New Well Head Protection Signs in Your Community

In the upcoming months, El Pasoans will notice new signs mounted on the fencing or posted on the property near El Paso Water Utilities (EPWU) water wells. Signs like the one shown below will designate wellhead protection areas which serve as an important notification and fortification around drinking water wells to protect underground water supplies.

A ground water protection area is a designated surface and subsurface area within approximately a one quarter mile radius surrounding any public water supply well, or well field. Business, industry and residential features (buildings, storage tanks, warehouses, etc…) are inventoried within these areas for potentially hazardous materials that could possibly be susceptible to leaks or spills. The main purpose of this program is to promote the public awareness of the need for the prevention of any dumping of chemicals or other materials, which could eventually lead to the contamination of the ground water supply. This information gathering and signage process is known as a Wellhead Protection Program (WHPP).

Wellhead protection programs are developed to protect public groundwater supplies from contamination, ensure public health, and prevent the need for expensive treatment of groundwater supplies to comply with drinking water standards. The underlying principle of a wellhead protection program is that it is less costly to protect a groundwater supply than to restore water quality after it is compromised.

Wellhead protection programs have both monetary and non-monetary benefits. Monetary benefits can be demonstrated by the avoided-cost ratio, which compares the cost of treating a contaminated water supply to the cost of a wellhead protection program. Wellhead protection is almost always less costly than responding to a contaminated water supply. (Mark B. Williams and Bruce A Fenske; AWWARF Project #2778, "Demonstrating Benefits of Wellhead Protection Programs.")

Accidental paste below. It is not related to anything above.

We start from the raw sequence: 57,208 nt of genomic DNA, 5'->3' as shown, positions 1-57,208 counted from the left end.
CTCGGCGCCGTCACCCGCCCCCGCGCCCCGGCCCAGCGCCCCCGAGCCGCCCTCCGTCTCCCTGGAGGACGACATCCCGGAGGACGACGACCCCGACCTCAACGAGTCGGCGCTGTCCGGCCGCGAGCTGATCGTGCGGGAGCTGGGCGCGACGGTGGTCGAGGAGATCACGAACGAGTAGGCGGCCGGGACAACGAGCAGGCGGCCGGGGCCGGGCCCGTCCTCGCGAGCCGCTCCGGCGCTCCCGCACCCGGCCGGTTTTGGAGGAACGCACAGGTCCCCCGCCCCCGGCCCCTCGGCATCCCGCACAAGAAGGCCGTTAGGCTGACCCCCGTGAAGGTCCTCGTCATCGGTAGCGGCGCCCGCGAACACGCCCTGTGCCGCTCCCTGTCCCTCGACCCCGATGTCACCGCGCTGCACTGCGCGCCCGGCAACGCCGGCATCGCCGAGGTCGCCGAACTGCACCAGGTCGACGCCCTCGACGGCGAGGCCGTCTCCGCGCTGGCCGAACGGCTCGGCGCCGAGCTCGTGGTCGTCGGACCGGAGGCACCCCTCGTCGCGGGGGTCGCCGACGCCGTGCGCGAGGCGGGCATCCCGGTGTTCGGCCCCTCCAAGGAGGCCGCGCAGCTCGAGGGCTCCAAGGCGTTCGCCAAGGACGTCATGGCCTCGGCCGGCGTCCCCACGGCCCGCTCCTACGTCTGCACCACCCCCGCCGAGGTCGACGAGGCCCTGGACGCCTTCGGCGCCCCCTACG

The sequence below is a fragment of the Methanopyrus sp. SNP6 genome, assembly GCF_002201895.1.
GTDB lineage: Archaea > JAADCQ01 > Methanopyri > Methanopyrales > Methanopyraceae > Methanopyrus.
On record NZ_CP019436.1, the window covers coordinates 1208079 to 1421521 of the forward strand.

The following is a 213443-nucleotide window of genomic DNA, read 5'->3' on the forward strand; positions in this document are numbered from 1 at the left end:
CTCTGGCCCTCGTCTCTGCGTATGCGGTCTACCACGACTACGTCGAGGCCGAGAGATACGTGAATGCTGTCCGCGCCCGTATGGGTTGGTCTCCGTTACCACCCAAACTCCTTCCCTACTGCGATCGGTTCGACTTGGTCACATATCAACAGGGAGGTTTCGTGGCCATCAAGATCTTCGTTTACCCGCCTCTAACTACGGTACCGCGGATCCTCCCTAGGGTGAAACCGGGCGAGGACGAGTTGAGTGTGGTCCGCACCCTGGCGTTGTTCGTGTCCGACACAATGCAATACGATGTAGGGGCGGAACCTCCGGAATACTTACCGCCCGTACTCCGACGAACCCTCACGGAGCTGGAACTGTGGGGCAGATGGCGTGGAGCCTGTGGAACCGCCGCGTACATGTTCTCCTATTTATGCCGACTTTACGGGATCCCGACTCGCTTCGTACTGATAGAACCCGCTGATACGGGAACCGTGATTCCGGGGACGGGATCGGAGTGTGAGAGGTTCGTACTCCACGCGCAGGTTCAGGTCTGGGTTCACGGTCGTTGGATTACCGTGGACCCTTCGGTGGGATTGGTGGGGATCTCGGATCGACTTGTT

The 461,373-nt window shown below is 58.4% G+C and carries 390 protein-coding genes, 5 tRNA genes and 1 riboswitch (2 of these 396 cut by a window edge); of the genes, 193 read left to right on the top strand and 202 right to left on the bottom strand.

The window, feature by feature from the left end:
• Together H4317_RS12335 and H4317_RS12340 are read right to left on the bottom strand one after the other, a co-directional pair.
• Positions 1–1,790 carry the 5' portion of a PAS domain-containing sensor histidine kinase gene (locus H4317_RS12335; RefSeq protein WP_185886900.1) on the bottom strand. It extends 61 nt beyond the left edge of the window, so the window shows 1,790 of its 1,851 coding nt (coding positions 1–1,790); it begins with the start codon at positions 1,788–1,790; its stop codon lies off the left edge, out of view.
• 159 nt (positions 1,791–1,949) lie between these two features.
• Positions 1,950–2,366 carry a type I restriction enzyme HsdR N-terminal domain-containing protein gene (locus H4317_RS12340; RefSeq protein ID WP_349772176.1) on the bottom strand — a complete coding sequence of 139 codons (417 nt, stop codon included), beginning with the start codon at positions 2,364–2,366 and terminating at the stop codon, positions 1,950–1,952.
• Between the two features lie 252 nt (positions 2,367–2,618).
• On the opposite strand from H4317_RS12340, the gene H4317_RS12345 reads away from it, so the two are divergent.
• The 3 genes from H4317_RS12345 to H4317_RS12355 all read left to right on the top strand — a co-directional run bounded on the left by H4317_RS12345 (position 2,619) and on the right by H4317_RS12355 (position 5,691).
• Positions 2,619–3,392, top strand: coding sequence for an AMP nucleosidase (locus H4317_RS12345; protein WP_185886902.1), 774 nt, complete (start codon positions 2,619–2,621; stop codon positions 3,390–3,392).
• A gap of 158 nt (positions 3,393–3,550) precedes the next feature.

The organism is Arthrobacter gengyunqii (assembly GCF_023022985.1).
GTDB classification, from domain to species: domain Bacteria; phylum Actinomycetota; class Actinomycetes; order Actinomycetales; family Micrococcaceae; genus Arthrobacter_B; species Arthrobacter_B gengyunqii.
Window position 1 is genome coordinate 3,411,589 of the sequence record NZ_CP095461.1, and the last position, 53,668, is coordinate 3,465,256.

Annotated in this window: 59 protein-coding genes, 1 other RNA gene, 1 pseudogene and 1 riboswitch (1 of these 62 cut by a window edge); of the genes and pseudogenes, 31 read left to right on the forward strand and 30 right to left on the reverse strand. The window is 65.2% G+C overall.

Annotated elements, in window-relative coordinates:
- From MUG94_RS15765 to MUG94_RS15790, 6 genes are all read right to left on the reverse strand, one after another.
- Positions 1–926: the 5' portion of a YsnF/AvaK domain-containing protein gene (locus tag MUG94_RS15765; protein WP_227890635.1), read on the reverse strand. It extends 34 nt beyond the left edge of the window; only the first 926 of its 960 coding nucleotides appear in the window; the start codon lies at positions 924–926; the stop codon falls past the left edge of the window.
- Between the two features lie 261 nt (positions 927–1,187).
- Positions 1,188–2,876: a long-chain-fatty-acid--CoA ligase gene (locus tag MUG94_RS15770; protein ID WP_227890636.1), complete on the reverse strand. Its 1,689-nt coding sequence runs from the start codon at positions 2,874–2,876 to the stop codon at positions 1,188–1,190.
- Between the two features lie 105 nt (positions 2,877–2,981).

The Texas Commission on Environmental Quality (TCEQ) provides guidelines and criteria for the WHPP and allows the community to take an active role in preserving ground water quality. In El Paso, senior citizen volunteers inventory and verify potential sources of possible contaminants within the protection areas once every three to five years.

Please refer to the table of potential sources and transit routes for contamination of ground water supplies exhibited at the end of this article. Presently there are approximately 200 WHPP areas located throughout El Paso, similar in appearance to the well facilities building shown above.

The following map shows the general location of EPWU’s high capacity wells.

Please call our 24-Hour Hotline (shown below) if you witness any spills or dumping of potentially hazardous materials in the vicinity of these WHPP signs.


24-Hour Hotline

  • Recorded message provides a selection of contacts, depending on spill severity.(Toxic, liquid spills vs. dry trash)
  • Report illegal dumping and/or hazardous spills in wellhead protection areas.
  • Message is recorded in English and Spanish.

Potential Sources of Ground Water Contamination and Potential Contaminant Transit Routes

  • Infiltration of polluted surface water
  • Land disposal of either solid or liquid wastes
  • Unprotected dumps
  • Animal feedlots
  • Fertilizers and pesticides
  • Accidental spills
  • Above ground storage tanks
  • Septic tanks, cesspools and privies
  • Unlined holding ponds and lagoons
  • Waste deposal in excavations
  • Leakage from underground storage tanks
  • Leakage from underground pipelines
  • Waste disposal in well excavations
  • Well disposal of wastes
  • Unprotected exploratory wells
  • Abandoned wells